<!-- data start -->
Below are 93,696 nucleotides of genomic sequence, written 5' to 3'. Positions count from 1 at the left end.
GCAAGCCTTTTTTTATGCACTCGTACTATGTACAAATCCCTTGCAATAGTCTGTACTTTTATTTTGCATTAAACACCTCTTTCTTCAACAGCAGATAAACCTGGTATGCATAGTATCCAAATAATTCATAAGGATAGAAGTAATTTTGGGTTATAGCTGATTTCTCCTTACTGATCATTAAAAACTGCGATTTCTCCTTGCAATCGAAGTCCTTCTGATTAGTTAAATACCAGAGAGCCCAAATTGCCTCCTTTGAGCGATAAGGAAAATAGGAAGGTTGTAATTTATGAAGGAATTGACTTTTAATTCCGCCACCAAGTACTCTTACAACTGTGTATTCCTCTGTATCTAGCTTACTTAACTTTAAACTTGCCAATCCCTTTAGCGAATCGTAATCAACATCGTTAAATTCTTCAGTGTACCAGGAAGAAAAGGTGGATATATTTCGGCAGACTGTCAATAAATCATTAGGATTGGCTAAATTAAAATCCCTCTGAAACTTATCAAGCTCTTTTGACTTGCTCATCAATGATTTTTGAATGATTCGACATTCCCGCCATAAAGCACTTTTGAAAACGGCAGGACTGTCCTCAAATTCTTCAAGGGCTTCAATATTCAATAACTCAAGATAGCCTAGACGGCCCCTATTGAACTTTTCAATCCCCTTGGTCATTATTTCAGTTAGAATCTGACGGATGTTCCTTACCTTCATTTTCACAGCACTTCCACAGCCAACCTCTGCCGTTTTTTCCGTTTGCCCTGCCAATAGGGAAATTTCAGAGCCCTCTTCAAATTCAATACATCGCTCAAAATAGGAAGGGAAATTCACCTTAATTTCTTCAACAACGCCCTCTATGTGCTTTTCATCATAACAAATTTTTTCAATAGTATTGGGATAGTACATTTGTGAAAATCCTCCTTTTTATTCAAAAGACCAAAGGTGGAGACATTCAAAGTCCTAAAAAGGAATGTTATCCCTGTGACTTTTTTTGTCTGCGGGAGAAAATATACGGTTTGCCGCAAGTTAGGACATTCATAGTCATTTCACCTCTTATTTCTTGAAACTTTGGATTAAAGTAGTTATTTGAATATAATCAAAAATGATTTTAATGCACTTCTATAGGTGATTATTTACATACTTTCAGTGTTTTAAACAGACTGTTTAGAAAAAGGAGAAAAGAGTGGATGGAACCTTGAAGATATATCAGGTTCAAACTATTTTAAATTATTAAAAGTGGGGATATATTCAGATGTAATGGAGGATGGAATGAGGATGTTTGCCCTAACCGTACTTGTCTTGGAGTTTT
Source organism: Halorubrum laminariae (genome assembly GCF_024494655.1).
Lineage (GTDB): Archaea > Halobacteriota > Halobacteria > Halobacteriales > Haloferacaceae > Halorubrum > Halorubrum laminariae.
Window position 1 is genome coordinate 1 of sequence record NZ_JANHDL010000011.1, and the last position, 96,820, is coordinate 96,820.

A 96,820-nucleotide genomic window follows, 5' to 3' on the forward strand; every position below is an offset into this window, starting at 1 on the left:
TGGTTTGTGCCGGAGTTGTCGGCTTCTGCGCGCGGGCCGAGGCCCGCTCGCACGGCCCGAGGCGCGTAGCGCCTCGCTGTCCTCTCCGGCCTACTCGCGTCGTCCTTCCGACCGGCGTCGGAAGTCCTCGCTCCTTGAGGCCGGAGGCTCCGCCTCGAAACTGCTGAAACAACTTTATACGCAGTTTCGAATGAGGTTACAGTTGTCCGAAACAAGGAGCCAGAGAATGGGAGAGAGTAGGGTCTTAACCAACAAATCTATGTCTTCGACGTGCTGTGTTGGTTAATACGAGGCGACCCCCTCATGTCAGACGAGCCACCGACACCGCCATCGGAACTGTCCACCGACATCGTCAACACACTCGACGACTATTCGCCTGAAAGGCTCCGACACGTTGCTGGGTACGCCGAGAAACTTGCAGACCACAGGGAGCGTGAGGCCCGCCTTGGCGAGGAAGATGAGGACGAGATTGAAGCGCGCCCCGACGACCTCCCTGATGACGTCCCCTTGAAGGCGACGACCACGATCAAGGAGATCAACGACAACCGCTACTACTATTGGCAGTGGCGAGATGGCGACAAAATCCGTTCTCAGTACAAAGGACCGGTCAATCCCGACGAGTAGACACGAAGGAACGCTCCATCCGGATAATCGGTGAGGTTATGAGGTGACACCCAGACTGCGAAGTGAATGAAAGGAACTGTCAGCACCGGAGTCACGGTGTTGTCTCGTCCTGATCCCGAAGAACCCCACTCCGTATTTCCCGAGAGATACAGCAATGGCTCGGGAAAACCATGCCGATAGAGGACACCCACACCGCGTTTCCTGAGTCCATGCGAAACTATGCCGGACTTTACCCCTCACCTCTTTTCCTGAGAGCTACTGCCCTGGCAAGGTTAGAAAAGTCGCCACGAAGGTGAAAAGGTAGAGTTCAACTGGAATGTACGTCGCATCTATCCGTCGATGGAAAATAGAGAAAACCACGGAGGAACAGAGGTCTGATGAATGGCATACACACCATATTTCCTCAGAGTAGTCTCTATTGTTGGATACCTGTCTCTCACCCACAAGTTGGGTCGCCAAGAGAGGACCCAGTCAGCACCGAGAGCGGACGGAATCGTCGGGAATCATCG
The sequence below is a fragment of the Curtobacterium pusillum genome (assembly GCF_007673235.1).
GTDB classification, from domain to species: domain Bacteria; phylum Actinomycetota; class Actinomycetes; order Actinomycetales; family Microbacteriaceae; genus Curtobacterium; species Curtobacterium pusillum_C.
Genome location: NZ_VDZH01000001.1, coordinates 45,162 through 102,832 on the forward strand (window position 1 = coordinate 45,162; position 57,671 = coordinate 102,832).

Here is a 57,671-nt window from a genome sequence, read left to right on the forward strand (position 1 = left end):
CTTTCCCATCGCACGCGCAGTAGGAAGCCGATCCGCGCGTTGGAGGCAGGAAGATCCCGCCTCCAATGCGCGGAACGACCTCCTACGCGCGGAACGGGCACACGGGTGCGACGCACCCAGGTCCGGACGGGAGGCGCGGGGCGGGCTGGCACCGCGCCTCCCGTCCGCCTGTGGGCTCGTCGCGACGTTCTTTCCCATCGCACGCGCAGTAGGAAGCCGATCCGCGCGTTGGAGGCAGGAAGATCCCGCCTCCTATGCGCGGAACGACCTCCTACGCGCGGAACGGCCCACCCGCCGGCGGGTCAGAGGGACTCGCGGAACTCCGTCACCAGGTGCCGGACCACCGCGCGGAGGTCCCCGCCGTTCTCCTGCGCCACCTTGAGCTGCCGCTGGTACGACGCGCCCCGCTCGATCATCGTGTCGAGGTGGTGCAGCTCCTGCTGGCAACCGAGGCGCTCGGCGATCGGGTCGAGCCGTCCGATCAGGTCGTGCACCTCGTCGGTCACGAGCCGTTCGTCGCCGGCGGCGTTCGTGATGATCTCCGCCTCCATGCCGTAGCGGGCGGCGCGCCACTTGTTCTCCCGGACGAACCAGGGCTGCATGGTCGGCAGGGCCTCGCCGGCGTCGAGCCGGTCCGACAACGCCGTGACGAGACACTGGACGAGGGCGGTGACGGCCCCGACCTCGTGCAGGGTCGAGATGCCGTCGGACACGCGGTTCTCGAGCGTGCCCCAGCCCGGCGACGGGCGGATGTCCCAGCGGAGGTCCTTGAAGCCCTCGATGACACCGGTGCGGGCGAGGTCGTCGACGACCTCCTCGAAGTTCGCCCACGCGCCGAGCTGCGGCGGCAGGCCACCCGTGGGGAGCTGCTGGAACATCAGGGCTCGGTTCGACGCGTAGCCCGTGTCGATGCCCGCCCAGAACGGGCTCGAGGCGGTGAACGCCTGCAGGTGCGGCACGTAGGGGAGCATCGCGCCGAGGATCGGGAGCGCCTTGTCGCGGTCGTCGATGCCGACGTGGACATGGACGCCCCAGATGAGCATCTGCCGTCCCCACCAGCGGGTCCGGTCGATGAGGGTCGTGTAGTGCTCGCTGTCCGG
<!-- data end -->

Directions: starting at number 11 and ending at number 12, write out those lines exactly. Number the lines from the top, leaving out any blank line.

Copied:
Here is a 57,671-nt window from a genome sequence, read left to right on the forward strand (position 1 = left end):
CTTTCCCATCGCACGCGCAGTAGGAAGCCGATCCGCGCGTTGGAGGCAGGAAGATCCCGCCTCCAATGCGCGGAACGACCTCCTACGCGCGGAACGGGCACACGGGTGCGACGCACCCAGGTCCGGACGGGAGGCGCGGGGCGGGCTGGCACCGCGCCTCCCGTCCGCCTGTGGGCTCGTCGCGACGTTCTTTCCCATCGCACGCGCAGTAGGAAGCCGATCCGCGCGTTGGAGGCAGGAAGATCCCGCCTCCTATGCGCGGAACGACCTCCTACGCGCGGAACGGCCCACCCGCCGGCGGGTCAGAGGGACTCGCGGAACTCCGTCACCAGGTGCCGGACCACCGCGCGGAGGTCCCCGCCGTTCTCCTGCGCCACCTTGAGCTGCCGCTGGTACGACGCGCCCCGCTCGATCATCGTGTCGAGGTGGTGCAGCTCCTGCTGGCAACCGAGGCGCTCGGCGATCGGGTCGAGCCGTCCGATCAGGTCGTGCACCTCGTCGGTCACGAGCCGTTCGTCGCCGGCGGCGTTCGTGATGATCTCCGCCTCCATGCCGTAGCGGGCGGCGCGCCACTTGTTCTCCCGGACGAACCAGGGCTGCATGGTCGGCAGGGCCTCGCCGGCGTCGAGCCGGTCCGACAACGCCGTGACGAGACACTGGACGAGGGCGGTGACGGCCCCGACCTCGTGCAGGGTCGAGATGCCGTCGGACACGCGGTTCTCGAGCGTGCCCCAGCCCGGCGACGGGCGGATGTCCCAGCGGAGGTCCTTGAAGCCCTCGATGACACCGGTGCGGGCGAGGTCGTCGACGACCTCCTCGAAGTTCGCCCACGCGCCGAGCTGCGGCGGCAGGCCACCCGTGGGGAGCTGCTGGAACATCAGGGCTCGGTTCGACGCGTAGCCCGTGTCGATGCCCGCCCAGAACGGGCTCGAGGCGGTGAACGCCTGCAGGTGCGGCACGTAGGGGAGCATCGCGCCGAGGATCGGGAGCGCCTTGTCGCGGTCGTCGATGCCGACGTGGACATGGACGCCCCAGATGAGCATCTGCCGTCCCCACCAGCGGGTCCGGTCGATGAGGGTCGTGTAGTGCTCGCTGTCCGG